Take, for example, the ubiquitous USB plug. There’s a new type of cable, called USB-C, which promises to be the next big thing in plug and play technology, allowing us to connect all our devices, from smart phones to monitors and any and everything else we can dream up going forward. The best part? Not only are these new cables reversible, they’re also backwards compatible and fast, allowing for massive amounts of data to be moved between two connected devices, very quickly.
All the big names in the tech industry are adopting the new standard, and several, including both Apple and Google, have already released new laptops that can take advantage of the new connection cable. There’s just one problem, and it’s a manufacturing one. If you buy low-end USB-C cables, they could easily destroy the equipment you connect them to, by drawing more power than the connected device can cope with, and essentially flash-frying it.
Well-constructed cables are designed with resistors that can sense when too much energy is traveling down the pipeline that the cable represents, preventing, or at least seriously mitigating the instances where an overload could occur. Those things are missing from low-end cables, and could lead to a very expensive problem, both in terms of ruined equipment and lost data.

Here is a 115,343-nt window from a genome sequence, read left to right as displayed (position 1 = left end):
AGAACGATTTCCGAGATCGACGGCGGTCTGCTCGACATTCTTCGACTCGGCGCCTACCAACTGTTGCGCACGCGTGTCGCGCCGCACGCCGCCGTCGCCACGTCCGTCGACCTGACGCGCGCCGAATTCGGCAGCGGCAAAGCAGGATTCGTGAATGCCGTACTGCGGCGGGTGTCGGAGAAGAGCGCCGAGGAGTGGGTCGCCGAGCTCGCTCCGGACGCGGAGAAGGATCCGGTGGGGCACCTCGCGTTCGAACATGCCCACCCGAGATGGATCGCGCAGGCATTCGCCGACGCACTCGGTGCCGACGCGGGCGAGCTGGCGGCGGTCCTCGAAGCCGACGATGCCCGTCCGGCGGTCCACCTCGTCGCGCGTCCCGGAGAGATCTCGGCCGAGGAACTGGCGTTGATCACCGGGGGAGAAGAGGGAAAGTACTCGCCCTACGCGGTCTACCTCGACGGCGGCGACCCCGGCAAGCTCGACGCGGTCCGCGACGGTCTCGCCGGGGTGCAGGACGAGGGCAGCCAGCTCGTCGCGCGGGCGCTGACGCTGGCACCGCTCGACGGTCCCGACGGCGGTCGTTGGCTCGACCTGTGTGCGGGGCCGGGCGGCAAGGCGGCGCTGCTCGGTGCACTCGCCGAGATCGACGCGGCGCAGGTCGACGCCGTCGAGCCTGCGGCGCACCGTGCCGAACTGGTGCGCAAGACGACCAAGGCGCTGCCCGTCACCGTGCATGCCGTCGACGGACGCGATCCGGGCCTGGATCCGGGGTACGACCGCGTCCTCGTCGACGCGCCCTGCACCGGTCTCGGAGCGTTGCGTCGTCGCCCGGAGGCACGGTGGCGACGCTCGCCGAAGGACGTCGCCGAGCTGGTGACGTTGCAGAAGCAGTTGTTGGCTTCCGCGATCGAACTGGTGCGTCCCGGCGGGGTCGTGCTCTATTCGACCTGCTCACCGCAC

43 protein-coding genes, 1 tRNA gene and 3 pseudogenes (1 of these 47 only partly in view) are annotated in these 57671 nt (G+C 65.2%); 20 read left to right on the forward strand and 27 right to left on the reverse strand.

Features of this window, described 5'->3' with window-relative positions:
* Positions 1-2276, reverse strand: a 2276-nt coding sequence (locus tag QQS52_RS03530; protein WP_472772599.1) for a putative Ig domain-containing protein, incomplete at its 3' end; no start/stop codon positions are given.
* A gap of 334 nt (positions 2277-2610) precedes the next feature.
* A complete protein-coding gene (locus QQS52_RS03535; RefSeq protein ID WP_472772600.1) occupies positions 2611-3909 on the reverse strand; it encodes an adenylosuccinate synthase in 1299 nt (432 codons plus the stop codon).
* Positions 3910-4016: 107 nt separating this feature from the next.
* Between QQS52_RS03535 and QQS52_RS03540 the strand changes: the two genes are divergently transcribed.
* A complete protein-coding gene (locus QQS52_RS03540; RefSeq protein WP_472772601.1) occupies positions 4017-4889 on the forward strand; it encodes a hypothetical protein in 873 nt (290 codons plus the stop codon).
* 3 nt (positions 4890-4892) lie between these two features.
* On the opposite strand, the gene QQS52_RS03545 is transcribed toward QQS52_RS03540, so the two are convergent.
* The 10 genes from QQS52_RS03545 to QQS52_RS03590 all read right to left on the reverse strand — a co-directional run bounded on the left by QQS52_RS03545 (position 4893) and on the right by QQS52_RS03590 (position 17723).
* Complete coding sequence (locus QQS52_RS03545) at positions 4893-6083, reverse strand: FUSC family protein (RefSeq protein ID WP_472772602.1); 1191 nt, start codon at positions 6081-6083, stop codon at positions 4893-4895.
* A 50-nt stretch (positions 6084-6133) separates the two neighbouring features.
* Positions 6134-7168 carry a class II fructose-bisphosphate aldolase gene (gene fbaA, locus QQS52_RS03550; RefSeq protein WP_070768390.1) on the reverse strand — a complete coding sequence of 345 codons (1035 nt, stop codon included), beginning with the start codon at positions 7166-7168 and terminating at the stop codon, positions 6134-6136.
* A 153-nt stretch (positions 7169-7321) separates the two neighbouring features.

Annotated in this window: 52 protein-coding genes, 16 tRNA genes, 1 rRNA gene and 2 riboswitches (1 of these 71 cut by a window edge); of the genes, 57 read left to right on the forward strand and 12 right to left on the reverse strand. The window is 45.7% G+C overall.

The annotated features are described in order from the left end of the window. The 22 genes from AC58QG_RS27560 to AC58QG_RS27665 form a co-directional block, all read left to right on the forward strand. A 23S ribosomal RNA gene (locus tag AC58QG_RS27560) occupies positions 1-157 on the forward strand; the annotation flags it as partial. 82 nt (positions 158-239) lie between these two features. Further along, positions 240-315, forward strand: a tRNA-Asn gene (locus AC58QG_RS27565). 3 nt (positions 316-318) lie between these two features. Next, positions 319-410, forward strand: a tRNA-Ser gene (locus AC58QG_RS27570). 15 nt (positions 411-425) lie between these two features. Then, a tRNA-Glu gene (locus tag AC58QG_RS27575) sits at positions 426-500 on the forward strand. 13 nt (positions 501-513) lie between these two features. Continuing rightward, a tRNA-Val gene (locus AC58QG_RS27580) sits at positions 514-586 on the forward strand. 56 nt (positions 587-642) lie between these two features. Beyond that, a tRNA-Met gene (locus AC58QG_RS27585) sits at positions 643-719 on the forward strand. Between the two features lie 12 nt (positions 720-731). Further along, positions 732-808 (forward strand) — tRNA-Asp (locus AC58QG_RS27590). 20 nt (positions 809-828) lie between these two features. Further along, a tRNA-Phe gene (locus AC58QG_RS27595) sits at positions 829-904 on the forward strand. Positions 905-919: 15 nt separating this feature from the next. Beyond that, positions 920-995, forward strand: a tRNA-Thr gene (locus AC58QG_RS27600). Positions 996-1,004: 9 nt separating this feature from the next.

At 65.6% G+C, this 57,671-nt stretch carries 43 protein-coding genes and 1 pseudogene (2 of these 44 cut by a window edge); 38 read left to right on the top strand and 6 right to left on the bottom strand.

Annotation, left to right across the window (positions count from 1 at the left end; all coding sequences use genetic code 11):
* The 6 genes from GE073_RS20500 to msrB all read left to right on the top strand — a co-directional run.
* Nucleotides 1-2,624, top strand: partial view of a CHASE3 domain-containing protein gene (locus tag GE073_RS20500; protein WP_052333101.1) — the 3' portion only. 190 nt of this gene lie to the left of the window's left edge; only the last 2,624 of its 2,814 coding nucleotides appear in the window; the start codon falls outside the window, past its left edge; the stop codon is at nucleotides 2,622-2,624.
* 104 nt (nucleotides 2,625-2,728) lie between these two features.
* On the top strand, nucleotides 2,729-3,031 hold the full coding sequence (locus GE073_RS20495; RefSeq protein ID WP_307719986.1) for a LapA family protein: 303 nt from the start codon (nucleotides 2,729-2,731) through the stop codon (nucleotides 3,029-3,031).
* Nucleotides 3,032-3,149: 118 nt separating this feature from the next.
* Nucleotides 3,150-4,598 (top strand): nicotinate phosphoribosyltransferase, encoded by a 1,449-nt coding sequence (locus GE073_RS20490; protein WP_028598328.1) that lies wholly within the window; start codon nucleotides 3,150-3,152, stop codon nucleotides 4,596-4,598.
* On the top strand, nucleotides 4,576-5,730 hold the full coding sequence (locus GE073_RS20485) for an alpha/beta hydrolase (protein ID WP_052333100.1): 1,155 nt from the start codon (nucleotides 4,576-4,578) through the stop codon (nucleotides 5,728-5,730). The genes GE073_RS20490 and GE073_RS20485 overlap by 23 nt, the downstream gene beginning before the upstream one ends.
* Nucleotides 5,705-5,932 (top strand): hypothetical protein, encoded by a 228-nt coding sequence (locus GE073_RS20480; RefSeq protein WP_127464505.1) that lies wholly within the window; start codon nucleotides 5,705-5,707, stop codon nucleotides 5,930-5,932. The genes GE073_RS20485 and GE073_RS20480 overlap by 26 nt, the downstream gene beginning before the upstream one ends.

At this point, there’s exactly one person who is personally vetting the various cables for sale on Amazon.com, and he goes by the username Leung. Leung is a Google engineer, and has been systematically testing every USB-C cable the company sells. If you don’t see a review from him on the cable you’re considering buying, give it a pass.
This is an awkward, clearly less than perfect solution, but until the industry can properly sort the issue out, this is your best bet, if you’re considering buying USB-C cables and taking advantage of all they have to offer.
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